I think most grocery store produce departments have what I call the “wtf section.” I just imagine that the poor produce manager hits a key and accidentally orders something like lycee fruit or nopales. When then these things show up to the store, they exclaim, “WTF is this stuff?” The people at the cash registers exclaim similar when you decide to buy the item.
This is the section of the store where I saw these guys, kohlrabi. I knew nothing about it, except it reminded me of an alien spaceship. Aliens spaceships and delicious food don’t really go together, but I decided to try it anyway.
Turns out kohlrabi is a cultivar of cabbage, but is known as the German turnip (because it kind of looks like a turnip). It was created from the wild cabbage plant, like broccoli, cauliflower, kale, collard greens and Brussels sprouts. Coincidentally, it has a cabbage-like taste. It comes in green or purple, but both are said to taste similar. The purple variety is said to be sweeter.
It can be eaten raw, roasted, stir-fried, braised or any number of cooking preparations. Some people slice the kohlrabi thin like carrot sticks and use them raw for dipping. Some people eat them like an apple. I’ve heard the best way to eat them raw is sliced with a little salt. I tasted it that way. It reminded me of a raw potato, but with a slight cabbage taste. It also reminded me of a slightly less spicy radish. Some say it tastes like broccoli stems, but I tasted more cabbage than broccoli.
The greens are also edible. They can be eaten raw or cooked like any other greens. Raw, they taste a little bitter, reminiscent of raw kale. They need to be cooked like turnip or collard greens (low and slow) to get rid of that taste. I tried my greens at 5 minutes in and at 30 minutes in. The 30 minute cook time was primo!
According to the University of Illinois, kohlrabi has the mildest and best flavor when small. The greens are also not as bitter when they are young. Larger ones tend to be woody. I saw an episode of “Chopped” recently featuring kohlrabi (the day I cooked the stuff. I’m surrounded by kohlrabi now). The judges’ complaint to all the contestants was that the kohlrabi was woody because it wasn’t cooked long enough. I think mine are a little larger, but they did not taste woody. The University of Illinois says 2-3 inches across is ideal.
One cup of raw kohlrabi has about 84 mg of vitamin C and it also supplies some of the B vitamins. It’s also high in potassium and low in calories. It’s pretty high in protein for a vegetable too. The downside for low-carb dieters is that a cup contains 11 grams of carbs. That’s pretty high, especially since 5 grams are from sugar. It only has 2 grams of fiber.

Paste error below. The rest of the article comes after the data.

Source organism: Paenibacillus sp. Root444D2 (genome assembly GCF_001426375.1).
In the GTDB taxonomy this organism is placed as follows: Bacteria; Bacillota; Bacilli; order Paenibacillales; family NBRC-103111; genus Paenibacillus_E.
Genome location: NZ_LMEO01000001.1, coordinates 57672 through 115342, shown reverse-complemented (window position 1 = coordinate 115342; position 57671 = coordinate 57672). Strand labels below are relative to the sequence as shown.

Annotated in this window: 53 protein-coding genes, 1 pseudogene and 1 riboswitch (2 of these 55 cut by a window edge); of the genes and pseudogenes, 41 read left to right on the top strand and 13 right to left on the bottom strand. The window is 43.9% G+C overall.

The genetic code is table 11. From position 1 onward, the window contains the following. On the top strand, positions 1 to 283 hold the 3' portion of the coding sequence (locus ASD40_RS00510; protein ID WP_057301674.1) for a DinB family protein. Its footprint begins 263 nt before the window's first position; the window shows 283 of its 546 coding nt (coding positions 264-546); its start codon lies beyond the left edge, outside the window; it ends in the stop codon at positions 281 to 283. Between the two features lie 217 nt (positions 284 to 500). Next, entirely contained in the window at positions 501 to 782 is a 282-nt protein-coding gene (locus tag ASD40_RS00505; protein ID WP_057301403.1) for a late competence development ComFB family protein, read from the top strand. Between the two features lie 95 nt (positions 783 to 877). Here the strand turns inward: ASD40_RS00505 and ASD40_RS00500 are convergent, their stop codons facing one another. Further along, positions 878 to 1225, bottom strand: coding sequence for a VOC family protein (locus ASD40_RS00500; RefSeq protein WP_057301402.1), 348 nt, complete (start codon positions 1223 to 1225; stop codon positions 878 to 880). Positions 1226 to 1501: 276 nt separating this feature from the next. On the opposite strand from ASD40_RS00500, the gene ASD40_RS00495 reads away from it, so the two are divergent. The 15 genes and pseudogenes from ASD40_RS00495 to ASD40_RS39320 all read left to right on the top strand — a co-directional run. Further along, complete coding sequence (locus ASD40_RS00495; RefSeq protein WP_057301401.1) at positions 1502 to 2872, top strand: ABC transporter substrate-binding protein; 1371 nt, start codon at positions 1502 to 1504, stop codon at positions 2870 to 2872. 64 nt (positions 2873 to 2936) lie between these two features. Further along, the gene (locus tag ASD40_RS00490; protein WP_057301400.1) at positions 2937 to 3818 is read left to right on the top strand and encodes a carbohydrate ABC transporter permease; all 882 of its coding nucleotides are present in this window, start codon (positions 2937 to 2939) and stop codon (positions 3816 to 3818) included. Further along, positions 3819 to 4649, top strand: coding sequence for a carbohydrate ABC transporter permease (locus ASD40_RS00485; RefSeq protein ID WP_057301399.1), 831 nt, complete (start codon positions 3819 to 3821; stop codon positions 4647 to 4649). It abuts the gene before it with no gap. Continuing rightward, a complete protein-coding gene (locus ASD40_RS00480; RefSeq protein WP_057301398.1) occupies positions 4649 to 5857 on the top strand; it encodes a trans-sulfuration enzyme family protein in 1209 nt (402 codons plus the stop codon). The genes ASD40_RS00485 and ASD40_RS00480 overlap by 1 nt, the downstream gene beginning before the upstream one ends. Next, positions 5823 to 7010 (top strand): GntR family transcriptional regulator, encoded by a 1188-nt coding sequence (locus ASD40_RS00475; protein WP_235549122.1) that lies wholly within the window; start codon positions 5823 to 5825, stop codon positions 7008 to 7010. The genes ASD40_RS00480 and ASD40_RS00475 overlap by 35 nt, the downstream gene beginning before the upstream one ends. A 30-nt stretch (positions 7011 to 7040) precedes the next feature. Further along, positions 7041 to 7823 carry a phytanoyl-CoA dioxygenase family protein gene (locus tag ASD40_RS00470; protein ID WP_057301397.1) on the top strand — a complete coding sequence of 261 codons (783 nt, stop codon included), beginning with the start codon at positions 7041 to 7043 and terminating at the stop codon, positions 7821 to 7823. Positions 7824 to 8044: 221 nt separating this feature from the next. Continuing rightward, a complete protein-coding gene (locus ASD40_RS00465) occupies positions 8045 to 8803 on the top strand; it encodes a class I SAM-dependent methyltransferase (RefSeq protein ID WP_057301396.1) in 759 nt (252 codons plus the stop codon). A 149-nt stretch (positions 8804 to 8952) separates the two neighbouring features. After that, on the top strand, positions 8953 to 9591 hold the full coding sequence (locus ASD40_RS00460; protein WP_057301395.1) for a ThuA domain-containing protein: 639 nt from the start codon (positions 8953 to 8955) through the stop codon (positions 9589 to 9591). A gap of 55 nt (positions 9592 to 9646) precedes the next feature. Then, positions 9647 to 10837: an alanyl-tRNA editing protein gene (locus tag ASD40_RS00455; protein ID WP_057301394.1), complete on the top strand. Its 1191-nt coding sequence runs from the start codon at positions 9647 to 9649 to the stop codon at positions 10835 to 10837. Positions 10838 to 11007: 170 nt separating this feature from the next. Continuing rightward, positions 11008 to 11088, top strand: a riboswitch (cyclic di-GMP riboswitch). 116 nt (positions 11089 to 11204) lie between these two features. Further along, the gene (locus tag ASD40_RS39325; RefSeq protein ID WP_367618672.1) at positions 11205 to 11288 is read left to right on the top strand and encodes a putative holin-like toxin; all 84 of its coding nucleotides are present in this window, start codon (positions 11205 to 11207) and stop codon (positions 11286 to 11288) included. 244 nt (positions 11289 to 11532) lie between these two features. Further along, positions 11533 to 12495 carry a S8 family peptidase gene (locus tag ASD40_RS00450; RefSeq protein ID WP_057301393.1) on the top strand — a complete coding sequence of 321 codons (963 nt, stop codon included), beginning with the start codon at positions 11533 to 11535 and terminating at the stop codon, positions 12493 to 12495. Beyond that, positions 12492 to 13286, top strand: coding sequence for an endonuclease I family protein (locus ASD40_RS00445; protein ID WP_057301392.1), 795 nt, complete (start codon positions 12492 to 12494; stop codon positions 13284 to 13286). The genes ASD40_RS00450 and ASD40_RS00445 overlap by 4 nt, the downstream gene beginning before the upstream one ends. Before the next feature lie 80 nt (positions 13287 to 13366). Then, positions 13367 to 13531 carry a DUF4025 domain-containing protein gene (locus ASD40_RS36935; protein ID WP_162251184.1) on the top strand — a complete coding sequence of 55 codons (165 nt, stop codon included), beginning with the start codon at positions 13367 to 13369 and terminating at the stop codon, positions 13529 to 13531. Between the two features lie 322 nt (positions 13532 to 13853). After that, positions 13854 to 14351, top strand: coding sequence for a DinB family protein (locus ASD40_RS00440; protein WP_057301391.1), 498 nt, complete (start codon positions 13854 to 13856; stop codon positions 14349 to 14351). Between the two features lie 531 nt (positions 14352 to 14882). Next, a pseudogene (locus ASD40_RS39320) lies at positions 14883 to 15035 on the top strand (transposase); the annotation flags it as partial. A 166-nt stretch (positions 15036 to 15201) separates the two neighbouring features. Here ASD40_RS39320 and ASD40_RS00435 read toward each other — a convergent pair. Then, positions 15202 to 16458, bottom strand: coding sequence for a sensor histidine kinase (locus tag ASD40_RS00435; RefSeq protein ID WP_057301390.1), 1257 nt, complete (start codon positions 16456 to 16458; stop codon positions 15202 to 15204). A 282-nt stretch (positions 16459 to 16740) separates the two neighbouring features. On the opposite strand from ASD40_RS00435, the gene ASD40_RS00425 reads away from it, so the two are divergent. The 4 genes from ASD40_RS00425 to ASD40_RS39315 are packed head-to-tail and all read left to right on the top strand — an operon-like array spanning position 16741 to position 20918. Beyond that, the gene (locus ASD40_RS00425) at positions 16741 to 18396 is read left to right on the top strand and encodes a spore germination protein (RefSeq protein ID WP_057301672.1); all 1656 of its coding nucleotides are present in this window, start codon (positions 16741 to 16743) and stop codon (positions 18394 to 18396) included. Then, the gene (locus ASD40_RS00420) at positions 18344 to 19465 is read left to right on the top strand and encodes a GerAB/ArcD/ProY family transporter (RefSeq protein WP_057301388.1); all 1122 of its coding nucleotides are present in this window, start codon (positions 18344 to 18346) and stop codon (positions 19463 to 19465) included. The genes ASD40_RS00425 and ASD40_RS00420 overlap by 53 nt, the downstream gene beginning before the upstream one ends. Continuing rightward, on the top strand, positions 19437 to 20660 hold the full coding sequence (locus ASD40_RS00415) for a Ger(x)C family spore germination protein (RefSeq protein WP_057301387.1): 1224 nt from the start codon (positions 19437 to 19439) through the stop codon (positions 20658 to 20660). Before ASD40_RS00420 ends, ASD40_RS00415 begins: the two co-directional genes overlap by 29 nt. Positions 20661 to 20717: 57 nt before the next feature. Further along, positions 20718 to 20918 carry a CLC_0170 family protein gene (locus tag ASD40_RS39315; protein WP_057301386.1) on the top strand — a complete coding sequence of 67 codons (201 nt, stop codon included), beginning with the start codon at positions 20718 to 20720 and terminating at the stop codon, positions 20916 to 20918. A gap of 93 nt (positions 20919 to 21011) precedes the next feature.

Since I only had three (and there weren’t more at the market when I went back), I decided to saute the body of the plant and prep them like I would turnip greens. They tasted almost exactly like turnips and greens to me. The kohlrabi was a little sweeter and not as strongly flavored as a turnip, but really reminiscent of it.
I’m not crazy about turnips, but if you are these would be a great addition to your diet.
Here’s a tip about peeling them. They are white under all that green. You want to peel past the green. I took a photo of these before I realized it was white underneath. I should have peeled these a little bit more. The green skin is tough. Use a good peeler or, preferably, a knife.
- 3 kohlrabi (with greens)
- 1 teaspoon of red pepper flakes (or to taste)
- ½ teaspoon of mustard seed (or to taste)
- ½ tablespoon of garlic
- ½-1 cup of water
- Olive oil
- Remove the greens from the kohlrabi and set aside. Peel the kohlrabi and remove all stems. Dice into cubes.
- Chop the kohlrabi greens into bite sized pieces, removing any tough stems. Wash them well (I always do at least 2 soaks with greens, most of the time three), and drain them well.
- Add a few tablespoons of olive oil to your pan, put on medium heat and get it hot. Saute the garlic, red pepper and mustard seen in olive oil for a few seconds before adding the kohlrabi.
- Get some nice brown on your kohlrabi (maybe 3-5 minutes).
- Add ½ cup of water and greens. Cover and cook for 20-30 minutes, stirring and checking occasionally to make sure you have enough liquid. These should have the consistency of turnips and turnip greens.
Total fat: 0 g
Protein: 5g g
Total carbohydrate: 11 g
- Dietary Fiber: 2 g
- Sugar: 5 g